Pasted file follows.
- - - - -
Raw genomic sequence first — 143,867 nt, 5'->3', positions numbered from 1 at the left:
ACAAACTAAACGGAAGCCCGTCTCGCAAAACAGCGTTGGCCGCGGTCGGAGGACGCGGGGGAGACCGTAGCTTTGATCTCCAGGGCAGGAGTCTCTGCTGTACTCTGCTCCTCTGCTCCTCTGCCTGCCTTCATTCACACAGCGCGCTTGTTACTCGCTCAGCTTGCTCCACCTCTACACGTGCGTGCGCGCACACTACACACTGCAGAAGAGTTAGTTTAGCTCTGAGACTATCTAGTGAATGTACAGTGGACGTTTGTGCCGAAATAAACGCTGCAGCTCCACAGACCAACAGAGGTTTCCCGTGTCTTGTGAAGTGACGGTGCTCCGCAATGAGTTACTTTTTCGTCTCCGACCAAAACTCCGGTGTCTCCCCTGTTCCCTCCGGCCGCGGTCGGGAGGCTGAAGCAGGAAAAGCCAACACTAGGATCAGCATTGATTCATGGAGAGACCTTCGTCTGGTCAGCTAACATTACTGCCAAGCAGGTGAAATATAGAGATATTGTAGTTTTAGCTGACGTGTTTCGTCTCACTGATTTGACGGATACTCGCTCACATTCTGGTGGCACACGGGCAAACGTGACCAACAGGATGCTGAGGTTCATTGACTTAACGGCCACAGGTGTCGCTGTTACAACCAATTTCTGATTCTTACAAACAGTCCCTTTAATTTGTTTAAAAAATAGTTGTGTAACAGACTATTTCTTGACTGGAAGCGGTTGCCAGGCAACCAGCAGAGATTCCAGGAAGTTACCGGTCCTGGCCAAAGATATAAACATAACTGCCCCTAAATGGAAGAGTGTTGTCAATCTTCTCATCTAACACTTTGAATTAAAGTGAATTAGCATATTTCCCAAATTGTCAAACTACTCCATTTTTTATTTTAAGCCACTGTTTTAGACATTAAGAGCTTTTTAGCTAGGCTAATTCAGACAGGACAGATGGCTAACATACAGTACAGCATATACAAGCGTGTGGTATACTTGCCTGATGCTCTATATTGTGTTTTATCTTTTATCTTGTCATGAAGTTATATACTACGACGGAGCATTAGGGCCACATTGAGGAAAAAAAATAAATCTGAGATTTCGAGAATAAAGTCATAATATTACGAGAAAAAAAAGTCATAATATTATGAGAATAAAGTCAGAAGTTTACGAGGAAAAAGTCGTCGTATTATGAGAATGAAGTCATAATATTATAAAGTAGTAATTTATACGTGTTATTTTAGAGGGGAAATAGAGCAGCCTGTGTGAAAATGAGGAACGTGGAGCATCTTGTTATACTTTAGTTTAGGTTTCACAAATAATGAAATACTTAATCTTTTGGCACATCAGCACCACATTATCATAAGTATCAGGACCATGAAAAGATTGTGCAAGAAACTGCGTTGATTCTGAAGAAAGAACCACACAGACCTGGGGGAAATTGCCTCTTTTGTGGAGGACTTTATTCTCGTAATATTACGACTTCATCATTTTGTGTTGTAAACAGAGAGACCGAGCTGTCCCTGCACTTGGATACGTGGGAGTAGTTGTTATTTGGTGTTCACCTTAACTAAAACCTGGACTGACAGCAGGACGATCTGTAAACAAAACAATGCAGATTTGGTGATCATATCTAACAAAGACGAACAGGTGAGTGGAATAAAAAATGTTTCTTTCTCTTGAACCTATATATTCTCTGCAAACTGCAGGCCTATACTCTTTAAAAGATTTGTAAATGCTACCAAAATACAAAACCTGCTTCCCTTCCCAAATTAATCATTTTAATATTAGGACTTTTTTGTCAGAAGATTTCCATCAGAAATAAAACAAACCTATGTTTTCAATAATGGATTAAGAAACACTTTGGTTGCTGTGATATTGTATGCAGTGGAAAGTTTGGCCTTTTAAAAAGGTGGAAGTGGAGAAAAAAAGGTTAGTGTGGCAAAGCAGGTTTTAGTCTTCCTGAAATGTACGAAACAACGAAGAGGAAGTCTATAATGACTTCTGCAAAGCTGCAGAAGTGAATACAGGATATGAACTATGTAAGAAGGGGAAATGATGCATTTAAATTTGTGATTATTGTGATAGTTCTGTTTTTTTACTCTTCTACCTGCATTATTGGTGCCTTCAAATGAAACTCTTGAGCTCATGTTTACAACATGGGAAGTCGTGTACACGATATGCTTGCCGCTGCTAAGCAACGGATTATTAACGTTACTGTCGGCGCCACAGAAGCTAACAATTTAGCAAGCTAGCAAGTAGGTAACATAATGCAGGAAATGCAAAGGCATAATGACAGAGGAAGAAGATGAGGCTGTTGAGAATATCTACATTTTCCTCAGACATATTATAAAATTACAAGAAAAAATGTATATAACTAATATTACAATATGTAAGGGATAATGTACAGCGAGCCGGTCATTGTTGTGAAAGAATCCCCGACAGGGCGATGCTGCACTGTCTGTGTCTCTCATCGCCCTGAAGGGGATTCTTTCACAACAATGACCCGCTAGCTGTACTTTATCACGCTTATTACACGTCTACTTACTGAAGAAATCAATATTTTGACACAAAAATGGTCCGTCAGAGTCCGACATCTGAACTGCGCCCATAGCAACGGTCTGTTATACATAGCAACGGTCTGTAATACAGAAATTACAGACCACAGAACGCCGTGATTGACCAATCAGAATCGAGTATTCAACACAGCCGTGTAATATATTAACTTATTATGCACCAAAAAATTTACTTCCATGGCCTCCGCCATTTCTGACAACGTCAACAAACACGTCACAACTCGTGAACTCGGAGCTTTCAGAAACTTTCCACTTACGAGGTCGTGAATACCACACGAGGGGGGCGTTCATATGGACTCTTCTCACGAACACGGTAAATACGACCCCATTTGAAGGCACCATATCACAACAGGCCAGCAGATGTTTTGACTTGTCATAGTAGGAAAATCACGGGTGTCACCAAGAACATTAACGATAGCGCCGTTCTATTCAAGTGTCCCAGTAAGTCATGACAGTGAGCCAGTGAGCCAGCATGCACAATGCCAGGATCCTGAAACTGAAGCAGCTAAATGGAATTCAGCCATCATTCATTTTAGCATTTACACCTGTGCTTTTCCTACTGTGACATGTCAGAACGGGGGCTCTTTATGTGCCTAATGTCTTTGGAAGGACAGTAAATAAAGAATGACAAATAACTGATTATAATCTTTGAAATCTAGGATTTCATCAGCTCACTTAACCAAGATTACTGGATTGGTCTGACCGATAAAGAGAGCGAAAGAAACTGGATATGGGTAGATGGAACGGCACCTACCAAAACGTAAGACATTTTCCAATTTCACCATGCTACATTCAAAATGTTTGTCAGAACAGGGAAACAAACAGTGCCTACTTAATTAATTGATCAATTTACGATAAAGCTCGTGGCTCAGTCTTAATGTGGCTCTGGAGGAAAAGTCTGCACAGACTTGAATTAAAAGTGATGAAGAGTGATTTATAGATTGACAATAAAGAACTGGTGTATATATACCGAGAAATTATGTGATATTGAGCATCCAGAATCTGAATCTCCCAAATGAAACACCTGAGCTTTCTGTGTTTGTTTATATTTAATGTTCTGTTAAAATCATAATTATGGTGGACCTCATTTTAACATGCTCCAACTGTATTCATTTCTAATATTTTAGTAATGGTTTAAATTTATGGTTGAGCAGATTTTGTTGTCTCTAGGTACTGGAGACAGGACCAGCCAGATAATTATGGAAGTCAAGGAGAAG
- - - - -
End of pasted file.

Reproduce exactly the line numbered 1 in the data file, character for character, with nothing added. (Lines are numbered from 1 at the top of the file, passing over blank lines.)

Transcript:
Raw genomic sequence first — 143,867 nt, 5'->3', positions numbered from 1 at the left: